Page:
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High Court okays razing homes of Jaffa Gate stabbers

Justices reject appeal by families of 2 Palestinian terrorists who perpetrated fatal attack, dismiss claims practice is discriminatory

Rescue and medical personnel carrying a wounded man at the scene of a stabbing attack at the Old City’s Jaffa Gate in Jerusalem on December 23, 2015. (Yonatan Sindel/Flash90)
Rescue and medical personnel carrying a wounded man at the scene of a stabbing attack at the Old City’s Jaffa Gate in Jerusalem on December 23, 2015. (Yonatan Sindel/Flash90)

The High Court of Justice on Tuesday approved the demolition of the family homes of two Palestinian terrorists who carried out a deadly attack outside the Old City of Jerusalem in December 2015.

Anan Abu Habsah and Issa Assaf, both 21 and from the West Bank refugee camp of Qalandiya, stabbed Rabbi Reuben Birmajer near Jaffa Gate last year. Birmajer later died of his wounds. A second Israeli fatality, Ofer Ben Ari, 46, was mistakenly shot by police fire during the ensuing chaos and later succumbed to his injuries.

Habsah and Assaf were shot dead by policewomen at the scene.

According to Israel Radio, the justices in Tuesday’s hearing rejected an appeal by the families of Habsah and Assaf, who argued their relatives’ deaths while carrying out the attack was punishment enough for the crime.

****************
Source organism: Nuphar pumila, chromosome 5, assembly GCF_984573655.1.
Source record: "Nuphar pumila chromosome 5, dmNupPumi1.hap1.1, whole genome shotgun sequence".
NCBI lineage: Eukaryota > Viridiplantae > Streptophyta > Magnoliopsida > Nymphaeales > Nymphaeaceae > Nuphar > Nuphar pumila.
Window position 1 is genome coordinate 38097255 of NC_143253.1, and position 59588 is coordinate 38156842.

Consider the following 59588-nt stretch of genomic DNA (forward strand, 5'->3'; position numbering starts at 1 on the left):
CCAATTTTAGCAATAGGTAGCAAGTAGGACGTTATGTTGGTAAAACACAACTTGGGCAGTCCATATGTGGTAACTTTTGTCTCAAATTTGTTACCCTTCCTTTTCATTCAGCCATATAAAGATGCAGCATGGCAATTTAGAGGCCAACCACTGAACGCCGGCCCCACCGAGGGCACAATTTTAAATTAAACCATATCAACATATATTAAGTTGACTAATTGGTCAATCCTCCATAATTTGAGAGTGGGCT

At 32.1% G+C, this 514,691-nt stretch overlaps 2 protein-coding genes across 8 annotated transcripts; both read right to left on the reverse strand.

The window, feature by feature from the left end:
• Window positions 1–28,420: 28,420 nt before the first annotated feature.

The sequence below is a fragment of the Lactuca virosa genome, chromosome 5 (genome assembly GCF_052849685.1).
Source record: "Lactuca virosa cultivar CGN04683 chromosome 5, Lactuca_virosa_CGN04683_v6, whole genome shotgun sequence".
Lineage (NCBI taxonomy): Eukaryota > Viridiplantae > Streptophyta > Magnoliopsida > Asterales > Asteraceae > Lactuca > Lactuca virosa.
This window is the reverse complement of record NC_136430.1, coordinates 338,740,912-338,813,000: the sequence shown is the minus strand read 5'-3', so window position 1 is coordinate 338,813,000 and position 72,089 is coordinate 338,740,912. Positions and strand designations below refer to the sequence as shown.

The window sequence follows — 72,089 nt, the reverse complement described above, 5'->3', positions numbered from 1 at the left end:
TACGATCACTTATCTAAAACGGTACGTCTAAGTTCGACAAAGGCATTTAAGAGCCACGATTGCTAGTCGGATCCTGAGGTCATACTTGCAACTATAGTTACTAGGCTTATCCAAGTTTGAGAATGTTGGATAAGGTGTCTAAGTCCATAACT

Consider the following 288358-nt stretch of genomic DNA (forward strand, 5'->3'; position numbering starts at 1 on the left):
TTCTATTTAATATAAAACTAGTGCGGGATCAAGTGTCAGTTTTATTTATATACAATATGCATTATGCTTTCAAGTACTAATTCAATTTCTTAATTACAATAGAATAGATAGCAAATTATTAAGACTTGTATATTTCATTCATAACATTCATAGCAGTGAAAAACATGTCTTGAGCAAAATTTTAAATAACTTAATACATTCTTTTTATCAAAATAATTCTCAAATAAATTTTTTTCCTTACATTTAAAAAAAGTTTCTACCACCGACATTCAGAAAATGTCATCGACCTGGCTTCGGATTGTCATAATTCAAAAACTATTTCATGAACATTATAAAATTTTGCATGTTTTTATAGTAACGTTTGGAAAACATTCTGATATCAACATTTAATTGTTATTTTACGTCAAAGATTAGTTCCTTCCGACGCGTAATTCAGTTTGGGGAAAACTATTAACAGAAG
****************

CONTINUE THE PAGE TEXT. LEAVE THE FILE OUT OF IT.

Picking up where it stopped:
The High Court also rejected claims that Israel’s practice of home demolitions discriminates between Arab and Jewish terrorists.

File: Anan Abu Habsah and Issa Assaf, both 21, from Qalandiya, named as the terrorists who killed two Israelis near Jaffa Gate on December 23, 2015 (Courtesy)
Anan Abu Habsah and Issa Assaf, both 21, from Qalandiya, named as the terrorists who killed two Israelis near Jaffa Gate in Jerusalem on December 23, 2015 (Courtesy)

The justices ordered the demolitions be carried out within five days, so that the families “would have time to organize themselves,” Israel Radio reported.

The practice of demolishing the family homes of terrorists has been criticized by local and foreign nongovernmental rights groups, but Israeli officials have defended the measure as a deterrent against future attacks.

Critics claim that, in addition to being a form of collective punishment, house demolitions could motivate family members of terrorists to carry out attacks themselves.

Ofer Ben-Ari (Courtesy)
Ofer Ben-Ari (Courtesy)

The Old City of Jerusalem has seen multiple stabbing attacks against Israeli civilians and security forces in the recent upsurge in violence, though most have been around the Damascus Gate, the main entrance to the Old City’s Muslim Quarter.

President Reuven Rivlin visits the family of Rabbi Reuven Birmacher, who was murdered in a terror attack in Jerusalem last week, on December 27, 2015. (Mark Neyman/GPO)
President Reuven Rivlin visits the family of Rabbi Reuven Birmajer, who was murdered in a terror attack in Jerusalem last week, on December 27, 2015. (Mark Neyman/GPO)

Since the now-dwindling wave of violence broke out last October, some 33 Israelis have been killed in stabbing, shooting, and car-ramming attacks.

More than 200 Palestinians have also died during that time, most while carrying out attacks or attempted attacks on Israeli civilians and security forces, Israel says.

The past three months have seen a marked drop in the number of Palestinian terror attacks in Israel and the West Bank. The last multi-casualty event took place last Wednesday when two Palestinian gunmen opened fire in a Tel Aviv cafe, killing four people.

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